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Patrick Henry: Numbers only tell part of the story

When the hometown team triumphs in a contest that, based on game statistics, it had no right to win, the announcer will inevitably remind us that, “Sometimes numbers don’t tell the whole story.”

While as a rule raw numbers rarely explain complex events, my recent experience with what some have termed the medical-industrial complex might be an exception.

Diagnosed with end-stage emphysema, I was placed on a lung transplant list in spring 2015 and a mere four months later “the call” came. A three-hour drive brought my wife and me to the Cleveland Clinic for what was to have been a three-week stay, but which, due to a series of complications, turned into a five-month ordeal.

Words are inadequate to describe that experience, but a few numbers might add a bit of flesh to the bones of our story. To wit: $1.5 million; 152 days in the hospital; 147 blood draws; 91 X-rays; 53 IV lines; 50 doctors; 39 nurses; 23 scans/ultrasounds; 16 personal care aides; 13 surgical procedures; 2 music/holistic therapists; 1 lung.

That last number, the smallest, is the most important. It refers to a successful organ transplant that allows me to breathe easily now for the first time in years.

The first number, the largest, equals the total charges for my care. The enormity of that figure raises questions: Am I worth it? Is it reasonable to spend so much of society’s resources on extending the life of a single person? Finally, what would have happened if Medicare and my insurance company had not been there to pick up most of the cost? Would I be bankrupt?

The next significant item on the list refers to blood draws, a procedure that, combined with IV lines, resulted in more than 200 assaults on my veins. Each individual poke was tolerably painful, but the cumulative effect was one of monotonous misery. Imagine trying to fall asleep at night knowing that at 4:30 a.m., a phlebotomist will arrive to begin again the search for a blood vessel able to withstand his needle.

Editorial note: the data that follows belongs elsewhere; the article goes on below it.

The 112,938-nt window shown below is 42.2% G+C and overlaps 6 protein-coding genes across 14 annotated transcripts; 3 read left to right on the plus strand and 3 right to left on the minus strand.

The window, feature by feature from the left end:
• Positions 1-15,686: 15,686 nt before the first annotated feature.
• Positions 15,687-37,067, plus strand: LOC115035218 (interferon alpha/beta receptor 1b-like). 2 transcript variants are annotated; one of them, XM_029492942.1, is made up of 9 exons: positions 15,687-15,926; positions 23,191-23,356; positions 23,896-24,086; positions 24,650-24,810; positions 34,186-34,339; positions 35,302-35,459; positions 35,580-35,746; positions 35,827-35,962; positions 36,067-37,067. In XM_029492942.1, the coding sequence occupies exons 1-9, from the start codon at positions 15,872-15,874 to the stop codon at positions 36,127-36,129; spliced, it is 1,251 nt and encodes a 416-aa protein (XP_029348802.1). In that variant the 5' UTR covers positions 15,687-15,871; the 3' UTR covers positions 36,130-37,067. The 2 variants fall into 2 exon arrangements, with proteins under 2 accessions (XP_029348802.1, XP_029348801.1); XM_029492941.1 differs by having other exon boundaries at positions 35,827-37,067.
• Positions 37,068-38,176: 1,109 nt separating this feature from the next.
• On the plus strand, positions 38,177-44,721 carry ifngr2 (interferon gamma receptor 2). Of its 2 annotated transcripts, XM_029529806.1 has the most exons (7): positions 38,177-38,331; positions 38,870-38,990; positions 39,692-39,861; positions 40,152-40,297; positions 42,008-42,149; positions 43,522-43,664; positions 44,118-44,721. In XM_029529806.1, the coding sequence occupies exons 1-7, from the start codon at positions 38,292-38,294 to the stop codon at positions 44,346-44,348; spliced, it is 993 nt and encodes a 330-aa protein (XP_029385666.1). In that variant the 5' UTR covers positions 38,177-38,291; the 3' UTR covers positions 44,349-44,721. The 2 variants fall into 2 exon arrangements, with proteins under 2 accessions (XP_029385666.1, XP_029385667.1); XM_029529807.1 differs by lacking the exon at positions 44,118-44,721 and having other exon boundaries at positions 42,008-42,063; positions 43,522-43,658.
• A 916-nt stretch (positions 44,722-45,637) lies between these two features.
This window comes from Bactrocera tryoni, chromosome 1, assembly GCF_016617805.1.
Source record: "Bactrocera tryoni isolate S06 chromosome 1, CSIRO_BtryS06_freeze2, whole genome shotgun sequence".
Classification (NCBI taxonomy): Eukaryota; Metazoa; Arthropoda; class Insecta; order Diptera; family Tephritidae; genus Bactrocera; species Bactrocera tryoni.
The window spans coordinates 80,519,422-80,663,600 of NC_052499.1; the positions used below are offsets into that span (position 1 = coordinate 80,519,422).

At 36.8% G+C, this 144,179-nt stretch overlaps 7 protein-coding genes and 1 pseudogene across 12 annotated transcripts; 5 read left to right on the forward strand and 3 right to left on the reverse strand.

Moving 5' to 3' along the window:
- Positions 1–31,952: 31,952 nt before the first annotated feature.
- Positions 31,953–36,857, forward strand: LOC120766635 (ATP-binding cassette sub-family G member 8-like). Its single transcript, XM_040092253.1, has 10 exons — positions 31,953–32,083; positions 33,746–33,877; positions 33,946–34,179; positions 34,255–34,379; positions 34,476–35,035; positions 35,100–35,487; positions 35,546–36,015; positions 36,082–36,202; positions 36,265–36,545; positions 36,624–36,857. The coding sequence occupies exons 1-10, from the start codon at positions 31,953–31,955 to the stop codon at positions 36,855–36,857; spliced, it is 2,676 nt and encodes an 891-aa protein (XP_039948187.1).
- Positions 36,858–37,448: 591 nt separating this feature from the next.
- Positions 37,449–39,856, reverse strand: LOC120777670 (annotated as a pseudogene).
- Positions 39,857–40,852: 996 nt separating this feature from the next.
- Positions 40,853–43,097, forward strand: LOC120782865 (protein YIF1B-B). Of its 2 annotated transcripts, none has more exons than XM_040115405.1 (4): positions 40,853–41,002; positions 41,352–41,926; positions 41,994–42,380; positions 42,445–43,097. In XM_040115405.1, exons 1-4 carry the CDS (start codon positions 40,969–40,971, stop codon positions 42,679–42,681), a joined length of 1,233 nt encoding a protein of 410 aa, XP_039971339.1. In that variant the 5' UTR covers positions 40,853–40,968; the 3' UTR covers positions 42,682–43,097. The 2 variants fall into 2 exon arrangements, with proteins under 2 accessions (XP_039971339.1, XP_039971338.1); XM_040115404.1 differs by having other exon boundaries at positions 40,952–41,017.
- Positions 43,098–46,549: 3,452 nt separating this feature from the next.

Next to arrive each morning was the X-ray technician. His visits, as well as the multiple scans and ultrasounds, were relatively pain free. Still, one has to think about the danger of repeated exposures to magnetic and radioactive sources. Seeing that the technicians always positioned themselves well away from me before pressing the button, I wondered what that said about this threat.

The fact that 50 different physicians played a role in my case brings up issues of coordination and continuity of care. Although each doctor appeared to be highly skilled in his or her specialty, too often they failed to consult with each other on my treatment. Receiving conflicting opinions based on what one assumes is the same evidence does little to engender confidence in the patient.

Lastly, the 50-plus nurses, aides and holistic therapists who ministered to me on a daily basis were remarkable people. It was clear they had chosen the right profession, displaying extraordinary skill and compassion as they carried out even the most routine tasks. Their collective kindnesses made it possible to bear up under what otherwise would have been unbearable, and after five months many came to feel like friends or family. It is these caregivers, who never treated me as if I were merely “the patient in Bed 18” (i.e., just another number), to whom I will always be grateful.